Mr. Speaker, this is a hugely important topic that we are discussing this afternoon. I do not think that there is anyone in this chamber who does not believe that the question of unsafe drinking water has been a chronic problem and an embarrassment to Canada. Many first nation communities, especially northern and rural communities, are still living in third world conditions here in Canada in 2012.
On September 30, 2012, 116 first nations communities throughout Canada were still subject to a drinking water advisory.
This is clearly unacceptable and requires immediate action.
As National Chief Shawn A-in-chut Atleo, Assembly of First Nations, said, “Access to safe, potable water and sanitation is a basic human right”. Unfortunately, the bill would simply provide for the development of federal regulations governing the provision of drinking water, water quality standards and the disposal of waste water in first nation communities.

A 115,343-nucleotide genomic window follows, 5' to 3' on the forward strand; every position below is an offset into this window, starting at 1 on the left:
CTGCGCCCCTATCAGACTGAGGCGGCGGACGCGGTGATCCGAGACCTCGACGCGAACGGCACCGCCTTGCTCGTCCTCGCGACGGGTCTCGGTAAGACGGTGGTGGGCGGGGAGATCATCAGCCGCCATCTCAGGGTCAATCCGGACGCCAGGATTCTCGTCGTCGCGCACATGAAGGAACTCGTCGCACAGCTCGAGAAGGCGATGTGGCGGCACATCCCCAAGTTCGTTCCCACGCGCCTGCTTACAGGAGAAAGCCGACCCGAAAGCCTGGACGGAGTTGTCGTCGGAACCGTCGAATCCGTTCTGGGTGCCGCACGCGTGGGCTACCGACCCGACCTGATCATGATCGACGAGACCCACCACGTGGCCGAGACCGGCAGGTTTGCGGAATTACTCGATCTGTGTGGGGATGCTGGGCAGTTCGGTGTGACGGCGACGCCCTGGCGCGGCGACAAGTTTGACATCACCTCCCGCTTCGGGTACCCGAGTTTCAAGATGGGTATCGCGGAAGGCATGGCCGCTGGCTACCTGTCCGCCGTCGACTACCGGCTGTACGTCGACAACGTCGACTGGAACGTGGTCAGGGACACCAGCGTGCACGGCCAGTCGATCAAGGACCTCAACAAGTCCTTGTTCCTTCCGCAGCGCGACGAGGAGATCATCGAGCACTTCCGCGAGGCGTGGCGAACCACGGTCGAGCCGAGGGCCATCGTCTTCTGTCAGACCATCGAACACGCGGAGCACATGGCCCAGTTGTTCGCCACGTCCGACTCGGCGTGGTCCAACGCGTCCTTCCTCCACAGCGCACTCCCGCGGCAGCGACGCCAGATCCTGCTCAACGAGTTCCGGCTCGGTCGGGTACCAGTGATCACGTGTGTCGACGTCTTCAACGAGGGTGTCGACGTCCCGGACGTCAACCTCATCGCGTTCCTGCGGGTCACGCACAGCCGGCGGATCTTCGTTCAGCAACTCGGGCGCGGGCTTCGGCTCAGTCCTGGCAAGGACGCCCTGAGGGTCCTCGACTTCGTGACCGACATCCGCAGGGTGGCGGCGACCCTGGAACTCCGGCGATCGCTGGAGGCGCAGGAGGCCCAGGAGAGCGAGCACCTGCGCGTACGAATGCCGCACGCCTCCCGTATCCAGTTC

According to every report addressing the tragic situation of water on reserve, the massive infrastructure deficit—and problems with capacity—must first be addressed before any legislation is passed.
I remember visiting the communities in northern Manitoba a little more than two years ago during the outbreak of H1N1. In Garden Hill, only 50% of the community had access to safe drinking water. In Wasagamack, only 20% of the homes had access to safe drinking water, and those are the homes on the footprint of the health unit. There are federal labour laws that insist people working in that space have to have clean drinking water.
Unfortunately, this bill does not provide any additional resources or funding to address this critical capacity gap in infrastructure, nor in training. Further, there are serious concerns about the lack of real consultation with first nations during the development of the legislation, infringements on first nations jurisdiction and the inadequacy of the non-derogation clause currently in the bill.